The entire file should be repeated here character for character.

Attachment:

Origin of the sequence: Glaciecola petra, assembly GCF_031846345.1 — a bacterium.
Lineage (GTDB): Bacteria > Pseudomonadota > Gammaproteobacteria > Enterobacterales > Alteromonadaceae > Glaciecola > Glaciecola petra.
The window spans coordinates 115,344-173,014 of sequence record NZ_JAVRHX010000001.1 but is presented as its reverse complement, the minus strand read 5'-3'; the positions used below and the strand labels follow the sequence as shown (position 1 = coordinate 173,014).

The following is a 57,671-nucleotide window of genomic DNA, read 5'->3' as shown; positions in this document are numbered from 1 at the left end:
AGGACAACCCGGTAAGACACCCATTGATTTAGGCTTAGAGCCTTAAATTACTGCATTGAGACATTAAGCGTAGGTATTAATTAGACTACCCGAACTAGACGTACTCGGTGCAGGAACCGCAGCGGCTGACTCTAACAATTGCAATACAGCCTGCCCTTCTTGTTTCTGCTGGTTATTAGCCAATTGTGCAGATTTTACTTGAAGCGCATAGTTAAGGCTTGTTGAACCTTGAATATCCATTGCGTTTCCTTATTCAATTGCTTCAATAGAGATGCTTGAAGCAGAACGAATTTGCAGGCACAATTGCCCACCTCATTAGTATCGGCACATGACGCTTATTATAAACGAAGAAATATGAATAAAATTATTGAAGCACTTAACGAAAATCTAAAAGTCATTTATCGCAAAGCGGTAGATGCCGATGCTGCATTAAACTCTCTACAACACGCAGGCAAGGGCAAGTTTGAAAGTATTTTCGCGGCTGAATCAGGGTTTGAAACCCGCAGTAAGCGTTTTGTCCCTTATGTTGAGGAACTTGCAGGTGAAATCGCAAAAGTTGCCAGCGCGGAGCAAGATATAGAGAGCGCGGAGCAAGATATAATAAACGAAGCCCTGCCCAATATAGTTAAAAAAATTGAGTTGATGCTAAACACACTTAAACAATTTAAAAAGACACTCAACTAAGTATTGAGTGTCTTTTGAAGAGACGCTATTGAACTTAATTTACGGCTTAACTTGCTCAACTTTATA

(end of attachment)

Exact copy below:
Origin of the sequence: Glaciecola petra, assembly GCF_031846345.1 — a bacterium.
Lineage (GTDB): Bacteria > Pseudomonadota > Gammaproteobacteria > Enterobacterales > Alteromonadaceae > Glaciecola > Glaciecola petra.
The window spans coordinates 115,344-173,014 of sequence record NZ_JAVRHX010000001.1 but is presented as its reverse complement, the minus strand read 5'-3'; the positions used below and the strand labels follow the sequence as shown (position 1 = coordinate 173,014).

The following is a 57,671-nucleotide window of genomic DNA, read 5'->3' as shown; positions in this document are numbered from 1 at the left end:
AGGACAACCCGGTAAGACACCCATTGATTTAGGCTTAGAGCCTTAAATTACTGCATTGAGACATTAAGCGTAGGTATTAATTAGACTACCCGAACTAGACGTACTCGGTGCAGGAACCGCAGCGGCTGACTCTAACAATTGCAATACAGCCTGCCCTTCTTGTTTCTGCTGGTTATTAGCCAATTGTGCAGATTTTACTTGAAGCGCATAGTTAAGGCTTGTTGAACCTTGAATATCCATTGCGTTTCCTTATTCAATTGCTTCAATAGAGATGCTTGAAGCAGAACGAATTTGCAGGCACAATTGCCCACCTCATTAGTATCGGCACATGACGCTTATTATAAACGAAGAAATATGAATAAAATTATTGAAGCACTTAACGAAAATCTAAAAGTCATTTATCGCAAAGCGGTAGATGCCGATGCTGCATTAAACTCTCTACAACACGCAGGCAAGGGCAAGTTTGAAAGTATTTTCGCGGCTGAATCAGGGTTTGAAACCCGCAGTAAGCGTTTTGTCCCTTATGTTGAGGAACTTGCAGGTGAAATCGCAAAAGTTGCCAGCGCGGAGCAAGATATAGAGAGCGCGGAGCAAGATATAATAAACGAAGCCCTGCCCAATATAGTTAAAAAAATTGAGTTGATGCTAAACACACTTAAACAATTTAAAAAGACACTCAACTAAGTATTGAGTGTCTTTTGAAGAGACGCTATTGAACTTAATTTACGGCTTAACTTGCTCAACTTTATA